17 October 2017Last updated

Food | Recipes

Why you need to start eating in Mamzar

Looking for a late-night snack fix? Explore this Deira neighbourhood

Arva Ahmed
27 Jul 2017 | 12:20 pm
  • Once the sun sets, the storefronts of this strip in Mamzar become the scene of a nightly chai rivalry.

    Source:Anas Thacharpadikkal

I predict that most of my nights this summer will be spent in Mamzar.

Mamzar is the sea-facing neighbourhood of Deira with its own beach park, corniche, running track and an enviable row of beachfront villas. At night, Mamzar transforms into a late night hub of testosterone-powered billiards cafes and Dh1 chai drive-throughs.

Over the past five years, my husband has occasionally driven us to a congested parking lot sandwiched between two rival chai cafes – Rabash versus Filli – and a mosque. I never noticed the mosque at the other end of the lot until recently. The thirsty queue of cars and the myopic focus to honk down a ‘chai runner’ has always jammed my vision.

The bedtime tales of chai fanaticism are numerous enough to keep you up all night. Rabash once poured their chai for a gentleman who pulled up in a taxi. The taxi driver approached the cafeteria to probe what was so special about their chai that the customer had taken a taxi to drink it – all the way from Fujairah.

Two weeks ago, we stumbled upon another branch of Rabbash – this one with a double ‘b’ – about 850 metres away from the old one. While Rabash versus Filli was the game in the old arena, this is a competitive league of late-night cafeterias and restaurants. On my first visit, I was compelled by curiosity to order Mishmish & Toot’s ‘spaghetti ice cream.’ It was disappointingly not available. I settled on a mundane cup of Softee dressed with passion fruit sauce instead, a healthy move that I instantly regretted when my eyes strayed to an ice cream drowned in melted Snickers on the next table.

Here’s the backstory on this strip. It came into existence about two years ago when DP World dunked their fingers into the midnight chai game and leased out twenty shops to different commercial tenants. Cars that used to roll up by the mosque steered around and drove up to the upgraded hangout.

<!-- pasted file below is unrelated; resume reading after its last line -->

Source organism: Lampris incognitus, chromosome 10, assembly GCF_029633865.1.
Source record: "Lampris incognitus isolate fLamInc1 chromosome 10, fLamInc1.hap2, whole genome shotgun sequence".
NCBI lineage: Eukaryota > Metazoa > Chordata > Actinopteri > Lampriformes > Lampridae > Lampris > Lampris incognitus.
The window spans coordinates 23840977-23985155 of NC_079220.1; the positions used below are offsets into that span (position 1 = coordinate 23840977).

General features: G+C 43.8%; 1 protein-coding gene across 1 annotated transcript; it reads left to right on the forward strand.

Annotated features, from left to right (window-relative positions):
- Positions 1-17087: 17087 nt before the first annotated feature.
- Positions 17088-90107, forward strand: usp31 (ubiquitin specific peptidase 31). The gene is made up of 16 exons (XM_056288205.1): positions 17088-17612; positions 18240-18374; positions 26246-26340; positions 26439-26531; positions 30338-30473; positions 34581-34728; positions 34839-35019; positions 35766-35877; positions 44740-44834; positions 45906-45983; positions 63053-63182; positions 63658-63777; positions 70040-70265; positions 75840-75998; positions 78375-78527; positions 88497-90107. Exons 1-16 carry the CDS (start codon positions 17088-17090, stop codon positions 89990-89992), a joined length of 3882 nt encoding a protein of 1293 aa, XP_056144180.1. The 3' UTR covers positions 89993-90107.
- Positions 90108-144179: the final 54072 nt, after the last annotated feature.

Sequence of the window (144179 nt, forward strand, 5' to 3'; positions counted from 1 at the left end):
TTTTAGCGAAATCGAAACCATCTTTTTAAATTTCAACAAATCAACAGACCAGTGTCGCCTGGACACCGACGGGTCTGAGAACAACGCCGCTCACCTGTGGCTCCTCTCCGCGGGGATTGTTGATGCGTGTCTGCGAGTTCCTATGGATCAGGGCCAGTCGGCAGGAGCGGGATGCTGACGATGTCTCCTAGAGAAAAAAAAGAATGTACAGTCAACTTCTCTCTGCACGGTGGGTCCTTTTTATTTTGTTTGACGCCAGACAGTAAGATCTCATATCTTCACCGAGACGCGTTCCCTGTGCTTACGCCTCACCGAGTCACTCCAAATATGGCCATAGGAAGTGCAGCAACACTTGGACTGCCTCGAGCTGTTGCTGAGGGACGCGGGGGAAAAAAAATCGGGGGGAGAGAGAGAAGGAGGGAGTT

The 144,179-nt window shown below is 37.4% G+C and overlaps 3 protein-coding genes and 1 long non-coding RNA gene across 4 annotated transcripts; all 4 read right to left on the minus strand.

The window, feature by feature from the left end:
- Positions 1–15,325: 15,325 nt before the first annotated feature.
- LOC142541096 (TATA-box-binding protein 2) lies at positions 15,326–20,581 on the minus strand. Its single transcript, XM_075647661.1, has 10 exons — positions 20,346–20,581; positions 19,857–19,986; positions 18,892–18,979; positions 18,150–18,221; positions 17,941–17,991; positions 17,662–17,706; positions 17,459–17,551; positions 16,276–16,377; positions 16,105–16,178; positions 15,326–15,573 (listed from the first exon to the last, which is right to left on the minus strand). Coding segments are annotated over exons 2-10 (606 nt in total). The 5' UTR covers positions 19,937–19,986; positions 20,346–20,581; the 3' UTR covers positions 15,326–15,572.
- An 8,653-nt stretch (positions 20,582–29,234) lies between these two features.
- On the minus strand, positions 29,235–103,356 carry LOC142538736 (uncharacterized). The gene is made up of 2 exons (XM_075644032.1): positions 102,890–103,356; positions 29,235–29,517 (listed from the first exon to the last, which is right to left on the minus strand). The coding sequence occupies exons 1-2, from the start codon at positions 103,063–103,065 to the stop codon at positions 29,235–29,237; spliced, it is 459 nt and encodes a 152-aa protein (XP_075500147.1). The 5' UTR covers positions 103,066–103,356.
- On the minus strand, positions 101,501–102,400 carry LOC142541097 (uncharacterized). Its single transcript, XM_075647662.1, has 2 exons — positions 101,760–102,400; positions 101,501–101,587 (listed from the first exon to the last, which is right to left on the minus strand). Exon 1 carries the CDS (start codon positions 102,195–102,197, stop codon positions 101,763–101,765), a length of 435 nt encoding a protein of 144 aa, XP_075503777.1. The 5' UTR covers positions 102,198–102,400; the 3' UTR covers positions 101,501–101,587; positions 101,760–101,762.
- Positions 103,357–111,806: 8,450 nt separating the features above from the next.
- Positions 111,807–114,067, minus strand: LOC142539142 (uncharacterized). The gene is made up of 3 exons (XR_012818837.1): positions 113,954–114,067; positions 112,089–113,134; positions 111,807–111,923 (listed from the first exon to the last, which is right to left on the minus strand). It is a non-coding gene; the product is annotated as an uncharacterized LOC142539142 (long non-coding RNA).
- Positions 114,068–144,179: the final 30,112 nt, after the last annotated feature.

The team at the old Rabash heaved a sigh of relief.

Since its opening by the mosque over a decade ago, Rabash gradually built up its clientele to a level that, along with the Filli Café next door, clogged up the entire parking lot and became a liability for both the café owners and Mamzar’s residents. The chai obsession simmered a growing frustration in the neighbourhood: incessant honking, the lumbering Legoland of cars blocking the mosque and the landfill of Styrofoam cups that would appear every night.

C.C. Basheer is one of the partners who purchased Rabash from the original Emirati owner who started the cafeteria in 2003. He hails from Nadapuram in Kerala, the community that supplies most of the talent behind chai cafeterias across the UAE. His cousin, Rafeeq Memunda, claims that his fellow townsmen have tipped the kettles at least 6,000 chai cafeterias across the country: ‘Nadapuram feeds the UAE!’

Basheer explains that while most of the Keralite owners call home to ask their families to pray for increased business, he had to put in a special unheard-of request to reduce the customer queues to a manageable level.

Places like Rabbash are proof that chai can brew big business. DP World stirred up much-needed change with their new row of retail spaces and helped rebalance traffic in the area. The old Rabash was grateful to serve about two thousand fewer cups every day and see a sense of calm return to the adjacent parking lot. Their new branch more than compensates for the lost revenue.

Basheer’s son, Abdul Basith, describes the bustling late-night strip as ‘the City Walk of the area’ – though you would need a diametrically different wardrobe for Mamzar. The dress code is sweatpants, not stilettos, though no one would spill their chai if you landed up even in pajamas, because you’re more likely to order in your car than sit al fresco.

The standard Mamzar menu has always been basic and cheap: chai, shawarmas, burgers, juice and milkshakes. The DP World tenants have innovated to keep in line with new-age food trends that spark nostalgia for those who grew up in the ’80s and ’90s in Dubai. Frothy Malteser milkshakes, Dutch pancakes heaped with pulverized Oreos or cheesecake smeared with caramelized Lotus biscuit sauce are all the rage these days. It may seem cartoonish to watch grown men tucking into a Softee swirl studded with Kinder bars, but Mamzar is like an animated movie. You need it every now and then to lighten the drama of being an adult.

On my last trip, Basheer thrust a cup of baby pink chai into my hands. It was Kashmiri chai, which is a misnomer because there’s no tea in this chai at all. It is milk boiled with rose syrup, nuts and sugar, a sleep-inducing sweet brew that is perfectly timed at 3am when the cafeterias start lowering their shutters.

Some will ambitiously reopen a few hours later, others only after 5.30pm when people are willing to brave the outdoors again. I am one of those people who goes into hiding until after sunset, when I can finally emerge and redeem the day with friends, chai and pocket-change. Summer days drifting away, to, uh oh, those summer nights.

Arva Ahmed

Arva Ahmed